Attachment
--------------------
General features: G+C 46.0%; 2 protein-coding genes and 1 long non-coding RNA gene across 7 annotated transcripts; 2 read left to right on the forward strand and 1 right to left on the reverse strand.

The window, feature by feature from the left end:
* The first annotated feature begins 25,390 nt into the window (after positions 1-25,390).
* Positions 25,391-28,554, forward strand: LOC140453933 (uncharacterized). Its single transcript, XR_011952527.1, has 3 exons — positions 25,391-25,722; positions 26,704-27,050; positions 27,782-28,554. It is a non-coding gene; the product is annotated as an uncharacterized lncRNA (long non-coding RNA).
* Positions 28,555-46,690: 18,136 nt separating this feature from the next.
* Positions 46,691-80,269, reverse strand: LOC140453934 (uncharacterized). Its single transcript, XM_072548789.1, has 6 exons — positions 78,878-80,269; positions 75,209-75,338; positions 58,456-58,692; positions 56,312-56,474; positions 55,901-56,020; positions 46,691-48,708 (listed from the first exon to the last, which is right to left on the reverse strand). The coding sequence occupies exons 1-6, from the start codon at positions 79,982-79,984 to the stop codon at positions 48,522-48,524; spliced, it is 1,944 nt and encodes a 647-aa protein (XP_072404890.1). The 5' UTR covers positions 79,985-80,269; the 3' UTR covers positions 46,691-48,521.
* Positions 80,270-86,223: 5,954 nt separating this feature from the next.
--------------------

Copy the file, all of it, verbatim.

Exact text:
General features: G+C 46.0%; 2 protein-coding genes and 1 long non-coding RNA gene across 7 annotated transcripts; 2 read left to right on the forward strand and 1 right to left on the reverse strand.

The window, feature by feature from the left end:
* The first annotated feature begins 25,390 nt into the window (after positions 1-25,390).
* Positions 25,391-28,554, forward strand: LOC140453933 (uncharacterized). Its single transcript, XR_011952527.1, has 3 exons — positions 25,391-25,722; positions 26,704-27,050; positions 27,782-28,554. It is a non-coding gene; the product is annotated as an uncharacterized lncRNA (long non-coding RNA).
* Positions 28,555-46,690: 18,136 nt separating this feature from the next.
* Positions 46,691-80,269, reverse strand: LOC140453934 (uncharacterized). Its single transcript, XM_072548789.1, has 6 exons — positions 78,878-80,269; positions 75,209-75,338; positions 58,456-58,692; positions 56,312-56,474; positions 55,901-56,020; positions 46,691-48,708 (listed from the first exon to the last, which is right to left on the reverse strand). The coding sequence occupies exons 1-6, from the start codon at positions 79,982-79,984 to the stop codon at positions 48,522-48,524; spliced, it is 1,944 nt and encodes a 647-aa protein (XP_072404890.1). The 5' UTR covers positions 79,985-80,269; the 3' UTR covers positions 46,691-48,521.
* Positions 80,270-86,223: 5,954 nt separating this feature from the next.